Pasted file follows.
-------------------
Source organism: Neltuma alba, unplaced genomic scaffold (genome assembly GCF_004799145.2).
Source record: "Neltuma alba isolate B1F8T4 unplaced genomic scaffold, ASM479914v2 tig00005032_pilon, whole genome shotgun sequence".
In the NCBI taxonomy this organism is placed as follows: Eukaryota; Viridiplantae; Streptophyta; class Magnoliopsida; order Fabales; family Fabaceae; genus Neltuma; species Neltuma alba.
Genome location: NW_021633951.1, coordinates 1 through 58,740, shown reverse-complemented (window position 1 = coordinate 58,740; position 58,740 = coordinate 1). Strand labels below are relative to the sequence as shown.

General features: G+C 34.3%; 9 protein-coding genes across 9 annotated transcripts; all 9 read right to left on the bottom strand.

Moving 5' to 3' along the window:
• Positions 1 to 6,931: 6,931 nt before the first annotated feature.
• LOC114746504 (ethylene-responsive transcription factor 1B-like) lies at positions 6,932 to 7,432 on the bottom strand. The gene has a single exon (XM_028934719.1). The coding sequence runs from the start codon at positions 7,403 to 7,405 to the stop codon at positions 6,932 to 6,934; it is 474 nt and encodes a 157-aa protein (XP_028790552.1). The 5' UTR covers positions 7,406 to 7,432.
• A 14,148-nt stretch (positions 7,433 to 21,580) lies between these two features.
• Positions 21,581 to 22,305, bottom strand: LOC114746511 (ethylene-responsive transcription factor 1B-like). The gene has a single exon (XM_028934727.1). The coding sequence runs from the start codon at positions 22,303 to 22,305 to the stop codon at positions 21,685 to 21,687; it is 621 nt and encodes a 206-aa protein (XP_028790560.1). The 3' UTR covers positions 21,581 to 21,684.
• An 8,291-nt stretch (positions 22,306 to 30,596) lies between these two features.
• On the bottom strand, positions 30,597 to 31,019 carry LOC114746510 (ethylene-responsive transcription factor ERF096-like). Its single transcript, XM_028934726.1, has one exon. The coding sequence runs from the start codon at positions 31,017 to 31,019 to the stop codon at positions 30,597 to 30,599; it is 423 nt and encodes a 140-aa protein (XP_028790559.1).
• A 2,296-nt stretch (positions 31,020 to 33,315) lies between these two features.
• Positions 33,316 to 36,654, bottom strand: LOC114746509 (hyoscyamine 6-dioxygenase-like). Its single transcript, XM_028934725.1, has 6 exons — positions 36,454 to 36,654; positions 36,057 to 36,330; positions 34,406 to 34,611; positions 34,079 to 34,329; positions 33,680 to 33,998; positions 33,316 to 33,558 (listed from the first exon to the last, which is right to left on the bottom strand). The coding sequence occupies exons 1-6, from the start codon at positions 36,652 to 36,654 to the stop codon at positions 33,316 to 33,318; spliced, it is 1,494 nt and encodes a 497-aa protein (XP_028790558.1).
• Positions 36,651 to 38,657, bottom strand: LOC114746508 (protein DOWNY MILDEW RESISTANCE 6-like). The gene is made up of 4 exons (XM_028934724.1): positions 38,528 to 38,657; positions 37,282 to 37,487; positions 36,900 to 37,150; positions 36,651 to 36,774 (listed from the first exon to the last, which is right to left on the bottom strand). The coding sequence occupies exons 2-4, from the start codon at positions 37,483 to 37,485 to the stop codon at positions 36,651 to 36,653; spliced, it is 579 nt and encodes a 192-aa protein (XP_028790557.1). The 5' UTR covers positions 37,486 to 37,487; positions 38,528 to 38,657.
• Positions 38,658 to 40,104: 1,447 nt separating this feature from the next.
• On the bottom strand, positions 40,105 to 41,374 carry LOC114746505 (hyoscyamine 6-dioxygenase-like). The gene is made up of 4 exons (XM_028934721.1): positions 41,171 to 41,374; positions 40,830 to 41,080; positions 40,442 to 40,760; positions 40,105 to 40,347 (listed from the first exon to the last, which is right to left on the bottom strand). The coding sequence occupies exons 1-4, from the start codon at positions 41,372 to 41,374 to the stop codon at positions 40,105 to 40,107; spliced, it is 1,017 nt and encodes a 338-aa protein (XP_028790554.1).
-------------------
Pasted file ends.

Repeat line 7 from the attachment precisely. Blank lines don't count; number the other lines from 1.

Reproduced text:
• Positions 1 to 6,931: 6,931 nt before the first annotated feature.